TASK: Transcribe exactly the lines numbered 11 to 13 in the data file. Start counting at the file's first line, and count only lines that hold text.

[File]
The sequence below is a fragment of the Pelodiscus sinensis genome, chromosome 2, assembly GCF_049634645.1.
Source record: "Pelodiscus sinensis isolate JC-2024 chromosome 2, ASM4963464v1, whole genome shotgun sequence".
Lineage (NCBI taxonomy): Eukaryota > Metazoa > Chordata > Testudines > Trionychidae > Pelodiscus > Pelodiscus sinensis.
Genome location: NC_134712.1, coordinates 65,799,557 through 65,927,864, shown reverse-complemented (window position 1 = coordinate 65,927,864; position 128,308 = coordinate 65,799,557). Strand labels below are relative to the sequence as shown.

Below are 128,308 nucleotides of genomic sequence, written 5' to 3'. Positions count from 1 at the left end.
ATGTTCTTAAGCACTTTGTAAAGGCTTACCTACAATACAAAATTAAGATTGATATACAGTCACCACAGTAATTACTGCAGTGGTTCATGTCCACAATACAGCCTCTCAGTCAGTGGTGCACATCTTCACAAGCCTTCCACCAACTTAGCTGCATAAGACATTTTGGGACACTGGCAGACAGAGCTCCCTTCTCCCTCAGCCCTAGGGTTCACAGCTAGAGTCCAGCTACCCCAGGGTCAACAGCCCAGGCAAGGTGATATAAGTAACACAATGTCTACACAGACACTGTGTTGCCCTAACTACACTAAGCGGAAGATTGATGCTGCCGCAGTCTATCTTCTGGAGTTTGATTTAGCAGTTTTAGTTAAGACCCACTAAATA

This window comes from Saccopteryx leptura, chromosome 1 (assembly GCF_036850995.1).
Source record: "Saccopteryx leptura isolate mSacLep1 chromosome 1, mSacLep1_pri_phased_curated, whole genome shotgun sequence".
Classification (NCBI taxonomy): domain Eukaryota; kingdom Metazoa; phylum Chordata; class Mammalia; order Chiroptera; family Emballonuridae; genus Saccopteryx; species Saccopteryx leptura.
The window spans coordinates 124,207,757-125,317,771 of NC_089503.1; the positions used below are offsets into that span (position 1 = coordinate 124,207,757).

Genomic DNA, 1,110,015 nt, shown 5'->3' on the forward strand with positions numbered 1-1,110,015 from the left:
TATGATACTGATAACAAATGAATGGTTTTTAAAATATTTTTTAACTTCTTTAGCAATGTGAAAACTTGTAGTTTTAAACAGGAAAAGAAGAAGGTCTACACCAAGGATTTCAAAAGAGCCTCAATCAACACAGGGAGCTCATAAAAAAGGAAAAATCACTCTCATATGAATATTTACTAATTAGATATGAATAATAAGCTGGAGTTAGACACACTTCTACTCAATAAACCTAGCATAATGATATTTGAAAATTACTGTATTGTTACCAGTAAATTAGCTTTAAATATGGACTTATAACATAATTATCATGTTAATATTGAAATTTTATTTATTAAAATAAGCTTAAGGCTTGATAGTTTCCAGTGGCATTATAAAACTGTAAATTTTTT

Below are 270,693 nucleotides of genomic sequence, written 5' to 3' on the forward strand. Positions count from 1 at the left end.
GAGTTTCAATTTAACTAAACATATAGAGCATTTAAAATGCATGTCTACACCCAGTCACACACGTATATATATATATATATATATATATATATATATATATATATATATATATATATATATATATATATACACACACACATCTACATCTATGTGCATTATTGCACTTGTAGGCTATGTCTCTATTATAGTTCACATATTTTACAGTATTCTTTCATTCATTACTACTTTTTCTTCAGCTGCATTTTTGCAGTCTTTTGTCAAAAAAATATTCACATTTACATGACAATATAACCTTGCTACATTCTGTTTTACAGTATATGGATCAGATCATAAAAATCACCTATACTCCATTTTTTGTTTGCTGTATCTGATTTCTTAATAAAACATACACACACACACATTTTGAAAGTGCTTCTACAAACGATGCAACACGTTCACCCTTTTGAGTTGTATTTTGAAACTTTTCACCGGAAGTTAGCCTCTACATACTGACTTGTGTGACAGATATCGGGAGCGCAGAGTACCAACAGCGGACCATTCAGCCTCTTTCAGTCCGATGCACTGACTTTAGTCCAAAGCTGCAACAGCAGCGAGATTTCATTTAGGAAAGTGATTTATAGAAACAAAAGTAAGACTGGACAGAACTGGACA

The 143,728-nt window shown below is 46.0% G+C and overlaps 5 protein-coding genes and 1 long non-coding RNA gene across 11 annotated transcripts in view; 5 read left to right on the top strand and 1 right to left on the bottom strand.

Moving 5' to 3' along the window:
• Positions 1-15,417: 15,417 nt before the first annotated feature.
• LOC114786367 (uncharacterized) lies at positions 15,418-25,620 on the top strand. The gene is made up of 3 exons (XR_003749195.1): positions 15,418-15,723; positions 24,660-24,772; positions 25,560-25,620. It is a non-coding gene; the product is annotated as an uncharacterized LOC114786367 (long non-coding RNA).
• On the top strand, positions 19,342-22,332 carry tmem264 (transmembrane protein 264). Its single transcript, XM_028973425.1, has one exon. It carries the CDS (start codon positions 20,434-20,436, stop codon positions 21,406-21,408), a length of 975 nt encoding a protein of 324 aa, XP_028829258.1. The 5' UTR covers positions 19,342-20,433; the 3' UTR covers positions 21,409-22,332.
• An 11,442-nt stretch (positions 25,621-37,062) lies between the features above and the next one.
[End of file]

Genomic DNA, 1,110,015 nt, shown 5'->3' on the forward strand with positions numbered 1-1,110,015 from the left:
TATGATACTGATAACAAATGAATGGTTTTTAAAATATTTTTTAACTTCTTTAGCAATGTGAAAACTTGTAGTTTTAAACAGGAAAAGAAGAAGGTCTACACCAAGGATTTCAAAAGAGCCTCAATCAACACAGGGAGCTCATAAAAAAGGAAAAATCACTCTCATATGAATATTTACTAATTAGATATGAATAATAAGCTGGAGTTAGACACACTTCTACTCAATAAACCTAGCATAATGATATTTGAAAATTACTGTATTGTTACCAGTAAATTAGCTTTAAATATGGACTTATAACATAATTATCATGTTAATATTGAAATTTTATTTATTAAAATAAGCTTAAGGCTTGATAGTTTCCAGTGGCATTATAAAACTGTAAATTTTTT

Below are 270,693 nucleotides of genomic sequence, written 5' to 3' on the forward strand. Positions count from 1 at the left end.